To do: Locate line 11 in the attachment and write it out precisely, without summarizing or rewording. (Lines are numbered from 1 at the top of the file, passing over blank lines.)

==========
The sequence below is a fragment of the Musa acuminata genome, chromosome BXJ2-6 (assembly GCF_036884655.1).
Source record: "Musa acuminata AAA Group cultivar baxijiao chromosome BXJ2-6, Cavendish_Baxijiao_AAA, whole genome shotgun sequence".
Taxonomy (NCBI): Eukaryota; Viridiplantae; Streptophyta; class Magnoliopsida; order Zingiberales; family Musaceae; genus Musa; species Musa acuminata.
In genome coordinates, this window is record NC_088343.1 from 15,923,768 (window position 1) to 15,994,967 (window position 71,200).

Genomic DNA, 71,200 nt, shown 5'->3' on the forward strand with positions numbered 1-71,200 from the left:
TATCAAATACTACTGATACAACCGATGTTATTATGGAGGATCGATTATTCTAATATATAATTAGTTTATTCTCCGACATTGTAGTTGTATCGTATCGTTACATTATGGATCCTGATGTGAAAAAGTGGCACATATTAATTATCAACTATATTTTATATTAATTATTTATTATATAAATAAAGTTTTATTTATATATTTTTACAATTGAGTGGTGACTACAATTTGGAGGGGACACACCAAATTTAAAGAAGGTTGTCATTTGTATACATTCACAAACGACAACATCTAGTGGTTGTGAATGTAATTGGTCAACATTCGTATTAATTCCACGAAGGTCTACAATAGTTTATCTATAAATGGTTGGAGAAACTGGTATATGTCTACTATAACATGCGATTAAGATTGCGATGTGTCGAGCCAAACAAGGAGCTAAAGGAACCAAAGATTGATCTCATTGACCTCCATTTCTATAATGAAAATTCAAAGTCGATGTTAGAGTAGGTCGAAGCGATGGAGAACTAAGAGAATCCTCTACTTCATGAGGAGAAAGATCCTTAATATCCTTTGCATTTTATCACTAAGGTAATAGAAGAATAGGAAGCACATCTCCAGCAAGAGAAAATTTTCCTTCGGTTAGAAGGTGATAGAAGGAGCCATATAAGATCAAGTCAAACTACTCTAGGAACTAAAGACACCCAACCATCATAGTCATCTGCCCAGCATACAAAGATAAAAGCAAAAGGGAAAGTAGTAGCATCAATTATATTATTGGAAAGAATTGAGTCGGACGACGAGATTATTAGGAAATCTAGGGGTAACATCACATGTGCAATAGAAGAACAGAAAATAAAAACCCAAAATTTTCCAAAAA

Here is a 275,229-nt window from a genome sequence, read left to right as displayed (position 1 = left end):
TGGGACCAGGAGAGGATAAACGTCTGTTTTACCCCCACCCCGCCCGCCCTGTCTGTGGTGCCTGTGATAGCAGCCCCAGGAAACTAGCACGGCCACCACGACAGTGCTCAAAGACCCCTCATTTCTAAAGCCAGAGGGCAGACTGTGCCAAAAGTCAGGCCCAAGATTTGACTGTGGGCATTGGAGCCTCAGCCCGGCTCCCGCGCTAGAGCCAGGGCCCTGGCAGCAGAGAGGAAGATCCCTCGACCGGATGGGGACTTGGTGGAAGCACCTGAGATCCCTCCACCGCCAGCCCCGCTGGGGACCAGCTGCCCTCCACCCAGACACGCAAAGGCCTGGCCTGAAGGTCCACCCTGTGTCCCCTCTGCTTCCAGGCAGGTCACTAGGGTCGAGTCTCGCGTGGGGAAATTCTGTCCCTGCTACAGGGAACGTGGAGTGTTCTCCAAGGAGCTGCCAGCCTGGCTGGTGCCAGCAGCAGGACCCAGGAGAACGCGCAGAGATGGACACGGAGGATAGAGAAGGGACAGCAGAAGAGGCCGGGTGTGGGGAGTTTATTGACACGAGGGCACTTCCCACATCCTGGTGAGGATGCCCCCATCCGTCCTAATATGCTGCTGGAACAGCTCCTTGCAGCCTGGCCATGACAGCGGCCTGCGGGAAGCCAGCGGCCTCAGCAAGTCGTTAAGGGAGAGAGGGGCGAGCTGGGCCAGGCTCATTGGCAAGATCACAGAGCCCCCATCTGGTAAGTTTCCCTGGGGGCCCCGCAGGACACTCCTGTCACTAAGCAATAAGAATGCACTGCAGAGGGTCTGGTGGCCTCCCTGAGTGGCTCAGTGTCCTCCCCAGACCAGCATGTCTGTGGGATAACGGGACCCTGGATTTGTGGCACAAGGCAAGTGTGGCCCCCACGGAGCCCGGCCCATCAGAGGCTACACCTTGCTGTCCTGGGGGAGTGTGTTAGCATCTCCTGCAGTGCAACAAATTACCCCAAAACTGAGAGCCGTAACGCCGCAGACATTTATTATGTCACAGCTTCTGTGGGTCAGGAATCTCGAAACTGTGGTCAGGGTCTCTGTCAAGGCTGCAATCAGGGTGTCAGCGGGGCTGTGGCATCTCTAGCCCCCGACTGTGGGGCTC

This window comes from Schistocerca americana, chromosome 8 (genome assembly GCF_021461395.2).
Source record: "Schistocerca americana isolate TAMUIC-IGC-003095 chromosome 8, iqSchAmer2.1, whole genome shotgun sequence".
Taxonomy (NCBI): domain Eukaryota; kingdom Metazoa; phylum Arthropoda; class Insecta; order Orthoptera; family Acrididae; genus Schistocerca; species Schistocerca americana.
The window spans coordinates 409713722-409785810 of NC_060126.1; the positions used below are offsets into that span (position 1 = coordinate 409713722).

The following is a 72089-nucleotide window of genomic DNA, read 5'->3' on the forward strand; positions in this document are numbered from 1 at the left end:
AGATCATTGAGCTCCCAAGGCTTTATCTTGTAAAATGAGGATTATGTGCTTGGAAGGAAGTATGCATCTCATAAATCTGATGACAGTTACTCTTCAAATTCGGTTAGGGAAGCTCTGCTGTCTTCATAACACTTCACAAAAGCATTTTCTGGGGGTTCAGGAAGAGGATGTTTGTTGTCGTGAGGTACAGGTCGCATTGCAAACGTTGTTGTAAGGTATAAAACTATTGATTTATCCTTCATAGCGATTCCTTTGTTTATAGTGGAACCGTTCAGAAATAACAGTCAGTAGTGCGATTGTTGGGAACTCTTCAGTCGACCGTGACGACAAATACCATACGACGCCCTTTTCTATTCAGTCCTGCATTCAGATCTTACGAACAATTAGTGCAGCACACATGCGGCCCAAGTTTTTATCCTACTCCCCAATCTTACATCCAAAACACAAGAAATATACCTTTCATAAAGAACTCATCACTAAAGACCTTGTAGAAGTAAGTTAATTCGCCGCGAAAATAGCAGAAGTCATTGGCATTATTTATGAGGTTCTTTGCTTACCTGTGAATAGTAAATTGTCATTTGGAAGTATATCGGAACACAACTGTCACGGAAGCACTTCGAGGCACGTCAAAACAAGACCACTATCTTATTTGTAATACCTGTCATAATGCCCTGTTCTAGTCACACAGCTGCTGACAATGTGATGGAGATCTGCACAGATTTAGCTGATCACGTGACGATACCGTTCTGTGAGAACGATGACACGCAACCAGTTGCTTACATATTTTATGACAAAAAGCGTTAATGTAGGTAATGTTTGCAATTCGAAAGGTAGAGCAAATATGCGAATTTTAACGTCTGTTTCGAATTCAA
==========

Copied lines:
Taxonomy (NCBI): domain Eukaryota; kingdom Metazoa; phylum Arthropoda; class Insecta; order Orthoptera; family Acrididae; genus Schistocerca; species Schistocerca americana.